Hidden histories behind the David Livingstone white hero legacy unravelled

The forgotten stories of those who aided explorer David Livingstone in Africa but who became obscured by his powerful ‘white hero’ legacy are now being uncovered at the museum that marks his birthplace in Scotland.

Selim Hishmeh, from Jerusalem, who helped find Livingstone in 1871 and who moved to Lanark following the death of the explorer. PIC: David Livingstone Trust.
Selim Hishmeh, from Jerusalem, who helped find Livingstone in 1871 and who moved to Lanark following the death of the explorer. PIC: David Livingstone Trust.

David Livingstone Birthplace in Blantyre, South Lanarkshire re-opens today after a four-year, £9.1m regeneration with the museum now reflecting a ‘decolonised’ history of the Scot which recognises the large entourage which assisted him on his travels.

From the guides who shared local knowledge to the porters and the interpreters who helped him connect with locals and spread the Christian word, the stories of the men and women in Livingstone’s crew will be featured for the first time as part of the museum’s new exhibition.

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Among them are Selim Hishmeh, from Jerusalmen, who was reportedly the first member of Harry Stanley’s rescue party to spot Livingstone in Ujiji, near Lake Tanganyika in 1871. Then, the Scot was woefully ill and considered dead by many given he had been out of contact for almost a year.

Jacob Wainwright, a young member of Livingstone's crew, who accompanied the explorer's coffin back to Britain. PIC: David Livingstone Trust.

After Livingstone’s body was returned home, Hishmeh came to live in Lanark and is buried in the town.

Also recognised is Abdullah Susi, from present-day Mozambique, and James Chuma from today's Malawi, loyal employees who helped carry Livingstone's body for 1,000 miles to Bagamoyo on the East African coast for transportation home.

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Natalie Milor, curator of the David Livingstone Trust said: “Livingstone was very dependent on the men and women in his crew to keep him alive.

Explorer and missionary David Livingstone, who was born in Blantyre, South Lanarkshire.

“Susi and Chuma are known for standing by Livingstone, even though the circumstances were extremely dangerous and they ran out of food. The level of bravery they showed was incredible. Of the 65 people who helped to transport his body, 10 of them died.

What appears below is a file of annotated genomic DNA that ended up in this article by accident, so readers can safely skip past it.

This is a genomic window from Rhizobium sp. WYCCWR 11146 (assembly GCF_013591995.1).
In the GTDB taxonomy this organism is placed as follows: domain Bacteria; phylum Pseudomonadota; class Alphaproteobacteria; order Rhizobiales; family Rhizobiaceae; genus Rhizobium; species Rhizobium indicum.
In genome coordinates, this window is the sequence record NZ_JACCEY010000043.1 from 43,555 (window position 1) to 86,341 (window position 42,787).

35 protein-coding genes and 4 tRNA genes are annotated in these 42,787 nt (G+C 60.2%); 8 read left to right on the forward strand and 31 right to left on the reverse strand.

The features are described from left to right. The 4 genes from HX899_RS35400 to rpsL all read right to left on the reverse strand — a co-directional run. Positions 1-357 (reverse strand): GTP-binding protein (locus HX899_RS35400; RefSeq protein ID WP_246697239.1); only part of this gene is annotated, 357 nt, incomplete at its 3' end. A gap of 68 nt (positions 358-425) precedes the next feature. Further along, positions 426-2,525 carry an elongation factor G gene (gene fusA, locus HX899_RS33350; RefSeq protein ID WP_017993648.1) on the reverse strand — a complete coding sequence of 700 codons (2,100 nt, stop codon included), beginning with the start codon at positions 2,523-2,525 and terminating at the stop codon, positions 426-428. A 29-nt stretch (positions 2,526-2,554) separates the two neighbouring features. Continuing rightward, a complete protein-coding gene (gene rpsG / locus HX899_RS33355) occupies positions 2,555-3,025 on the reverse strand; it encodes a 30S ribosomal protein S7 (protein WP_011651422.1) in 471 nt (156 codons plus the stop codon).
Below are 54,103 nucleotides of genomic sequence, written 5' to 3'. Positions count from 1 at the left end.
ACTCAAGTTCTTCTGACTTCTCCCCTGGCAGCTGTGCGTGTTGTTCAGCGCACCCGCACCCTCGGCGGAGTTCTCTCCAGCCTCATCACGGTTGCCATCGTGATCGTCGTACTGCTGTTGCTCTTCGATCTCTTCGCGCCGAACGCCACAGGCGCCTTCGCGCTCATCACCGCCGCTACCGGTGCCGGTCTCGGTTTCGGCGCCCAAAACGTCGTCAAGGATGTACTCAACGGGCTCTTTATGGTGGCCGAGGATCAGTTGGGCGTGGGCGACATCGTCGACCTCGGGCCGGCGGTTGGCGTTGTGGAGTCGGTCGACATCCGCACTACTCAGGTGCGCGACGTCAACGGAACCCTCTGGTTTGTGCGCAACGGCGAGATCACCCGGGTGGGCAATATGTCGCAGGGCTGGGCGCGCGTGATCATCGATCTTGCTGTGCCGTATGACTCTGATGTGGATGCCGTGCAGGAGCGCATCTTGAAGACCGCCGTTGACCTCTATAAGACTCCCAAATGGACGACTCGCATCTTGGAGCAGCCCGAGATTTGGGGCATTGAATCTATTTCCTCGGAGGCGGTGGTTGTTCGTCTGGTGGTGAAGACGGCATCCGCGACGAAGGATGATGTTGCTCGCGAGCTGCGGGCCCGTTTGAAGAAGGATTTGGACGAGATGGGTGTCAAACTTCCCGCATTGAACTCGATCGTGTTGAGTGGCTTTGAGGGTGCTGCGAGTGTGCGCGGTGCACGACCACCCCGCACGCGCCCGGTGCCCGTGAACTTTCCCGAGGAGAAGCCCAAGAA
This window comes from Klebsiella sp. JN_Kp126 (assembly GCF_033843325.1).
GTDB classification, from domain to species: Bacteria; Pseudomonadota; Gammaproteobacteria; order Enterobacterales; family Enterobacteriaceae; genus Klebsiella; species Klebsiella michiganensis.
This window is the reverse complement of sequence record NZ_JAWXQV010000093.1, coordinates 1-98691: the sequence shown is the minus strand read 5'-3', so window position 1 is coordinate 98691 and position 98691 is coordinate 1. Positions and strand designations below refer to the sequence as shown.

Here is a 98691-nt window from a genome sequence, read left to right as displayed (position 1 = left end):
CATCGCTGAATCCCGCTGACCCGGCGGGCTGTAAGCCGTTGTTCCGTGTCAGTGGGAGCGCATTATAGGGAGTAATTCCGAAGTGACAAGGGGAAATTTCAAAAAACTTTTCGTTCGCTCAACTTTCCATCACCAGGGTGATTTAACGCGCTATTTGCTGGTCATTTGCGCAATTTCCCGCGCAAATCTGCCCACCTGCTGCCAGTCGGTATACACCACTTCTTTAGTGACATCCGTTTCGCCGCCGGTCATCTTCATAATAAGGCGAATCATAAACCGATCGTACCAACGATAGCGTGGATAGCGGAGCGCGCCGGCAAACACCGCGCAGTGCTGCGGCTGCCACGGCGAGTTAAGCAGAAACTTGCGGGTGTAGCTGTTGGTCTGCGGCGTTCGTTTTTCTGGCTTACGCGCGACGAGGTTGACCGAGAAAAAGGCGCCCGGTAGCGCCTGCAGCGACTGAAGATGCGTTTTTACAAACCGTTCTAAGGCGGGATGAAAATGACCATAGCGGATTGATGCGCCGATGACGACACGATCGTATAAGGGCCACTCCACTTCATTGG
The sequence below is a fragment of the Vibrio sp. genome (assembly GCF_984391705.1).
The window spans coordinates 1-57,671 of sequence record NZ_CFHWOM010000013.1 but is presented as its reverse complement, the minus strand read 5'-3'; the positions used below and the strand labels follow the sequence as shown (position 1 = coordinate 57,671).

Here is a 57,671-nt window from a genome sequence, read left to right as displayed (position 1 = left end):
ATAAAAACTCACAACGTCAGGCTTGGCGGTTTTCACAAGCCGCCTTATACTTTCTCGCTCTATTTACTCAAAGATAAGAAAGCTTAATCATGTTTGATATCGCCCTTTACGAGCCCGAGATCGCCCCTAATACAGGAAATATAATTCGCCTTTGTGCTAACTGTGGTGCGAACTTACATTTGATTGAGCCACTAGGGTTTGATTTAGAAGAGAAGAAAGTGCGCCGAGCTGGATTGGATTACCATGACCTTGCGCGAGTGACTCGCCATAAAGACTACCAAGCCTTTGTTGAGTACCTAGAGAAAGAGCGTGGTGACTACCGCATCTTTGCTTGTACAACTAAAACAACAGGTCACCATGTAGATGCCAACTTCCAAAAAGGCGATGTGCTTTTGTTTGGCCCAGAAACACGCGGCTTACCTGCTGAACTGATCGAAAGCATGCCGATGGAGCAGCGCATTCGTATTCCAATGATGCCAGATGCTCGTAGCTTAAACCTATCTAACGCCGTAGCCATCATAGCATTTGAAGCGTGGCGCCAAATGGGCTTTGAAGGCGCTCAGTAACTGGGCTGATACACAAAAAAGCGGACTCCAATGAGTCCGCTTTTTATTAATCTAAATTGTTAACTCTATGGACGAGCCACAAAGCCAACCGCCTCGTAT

“These stories haven’t been told and they haven't been given the attention they deserve."

Jacob Wainwright, of Lake Nyasa in East Africa is also acknowledged. The youthful and highly literate crew member helped transport Livingstone’s body and possessions back to the UK. A photograph of him on board the Malwa with Livingstone's coffin is now on show at the museum, along with his diaries.

Dr Neil Wilson, the great great grandson of David Livingstone, will be among guests at the official opening of the museum today (Wednesday).

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Dr Wilson, a retired orthopaedic paediatric surgeon of Glasgow, said: “If visitors come with an understanding that Livingstone was a Victorian hero, they might come away with a fresher understanding of who he was.”

Dr Wilson said the achievements of his ancestor had been “daunting” to live up to but that, at root, Livingstone, was a humble man.

He said: “The family originally lived on a croft on Ulva, on Mull. I think he was always interested in folk and all through his travels, he deals with people as folk.”

Another highlight will be the restored Pilkington Jackson Tableaux, which depicts eight scenes and themes from Livingstone’s life. A new animation now accompanies the 1920s sculpture, which now looks at topics including how the Christian message conflicted with traditions such as polygamy and how Livingstone’s long absences from home impacted his wife Mary and the couple’s children.

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